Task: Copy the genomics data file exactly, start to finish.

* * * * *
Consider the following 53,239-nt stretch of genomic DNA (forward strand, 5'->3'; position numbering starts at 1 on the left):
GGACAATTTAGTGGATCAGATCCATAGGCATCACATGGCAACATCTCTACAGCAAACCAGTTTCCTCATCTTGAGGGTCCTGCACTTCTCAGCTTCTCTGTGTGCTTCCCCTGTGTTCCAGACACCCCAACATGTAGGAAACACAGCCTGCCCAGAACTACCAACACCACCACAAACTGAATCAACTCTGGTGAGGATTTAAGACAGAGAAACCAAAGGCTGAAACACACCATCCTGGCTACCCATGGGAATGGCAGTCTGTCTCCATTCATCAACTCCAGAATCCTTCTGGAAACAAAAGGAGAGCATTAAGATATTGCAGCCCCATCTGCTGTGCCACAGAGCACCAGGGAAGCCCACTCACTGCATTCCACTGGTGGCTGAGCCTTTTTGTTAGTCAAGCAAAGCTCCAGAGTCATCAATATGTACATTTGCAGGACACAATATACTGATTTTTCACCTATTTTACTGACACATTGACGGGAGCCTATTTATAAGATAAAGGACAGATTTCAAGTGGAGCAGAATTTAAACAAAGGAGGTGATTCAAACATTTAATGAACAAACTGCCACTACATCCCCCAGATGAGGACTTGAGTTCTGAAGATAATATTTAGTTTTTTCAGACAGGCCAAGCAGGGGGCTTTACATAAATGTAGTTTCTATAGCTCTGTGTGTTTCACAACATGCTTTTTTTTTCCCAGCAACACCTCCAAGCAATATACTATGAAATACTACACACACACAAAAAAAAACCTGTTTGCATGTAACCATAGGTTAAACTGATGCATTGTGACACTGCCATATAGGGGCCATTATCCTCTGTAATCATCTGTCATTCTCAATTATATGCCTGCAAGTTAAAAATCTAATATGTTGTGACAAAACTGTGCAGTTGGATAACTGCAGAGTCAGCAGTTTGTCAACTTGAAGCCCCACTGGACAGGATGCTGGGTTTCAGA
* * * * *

Consider the following 53,239-nt stretch of genomic DNA (forward strand, 5'->3'; position numbering starts at 1 on the left):
GGACAATTTAGTGGATCAGATCCATAGGCATCACATGGCAACATCTCTACAGCAAACCAGTTTCCTCATCTTGAGGGTCCTGCACTTCTCAGCTTCTCTGTGTGCTTCCCCTGTGTTCCAGACACCCCAACATGTAGGAAACACAGCCTGCCCAGAACTACCAACACCACCACAAACTGAATCAACTCTGGTGAGGATTTAAGACAGAGAAACCAAAGGCTGAAACACACCATCCTGGCTACCCATGGGAATGGCAGTCTGTCTCCATTCATCAACTCCAGAATCCTTCTGGAAACAAAAGGAGAGCATTAAGATATTGCAGCCCCATCTGCTGTGCCACAGAGCACCAGGGAAGCCCACTCACTGCATTCCACTGGTGGCTGAGCCTTTTTGTTAGTCAAGCAAAGCTCCAGAGTCATCAATATGTACATTTGCAGGACACAATATACTGATTTTTCACCTATTTTACTGACACATTGACGGGAGCCTATTTATAAGATAAAGGACAGATTTCAAGTGGAGCAGAATTTAAACAAAGGAGGTGATTCAAACATTTAATGAACAAACTGCCACTACATCCCCCAGATGAGGACTTGAGTTCTGAAGATAATATTTAGTTTTTTCAGACAGGCCAAGCAGGGGGCTTTACATAAATGTAGTTTCTATAGCTCTGTGTGTTTCACAACATGCTTTTTTTTTCCCAGCAACACCTCCAAGCAATATACTATGAAATACTACACACACACAAAAAAAAACCTGTTTGCATGTAACCATAGGTTAAACTGATGCATTGTGACACTGCCATATAGGGGCCATTATCCTCTGTAATCATCTGTCATTCTCAATTATATGCCTGCAAGTTAAAAATCTAATATGTTGTGACAAAACTGTGCAGTTGGATAACTGCAGAGTCAGCAGTTTGTCAACTTGAAGCCCCACTGGACAGGATGCTGGGTTTCAGA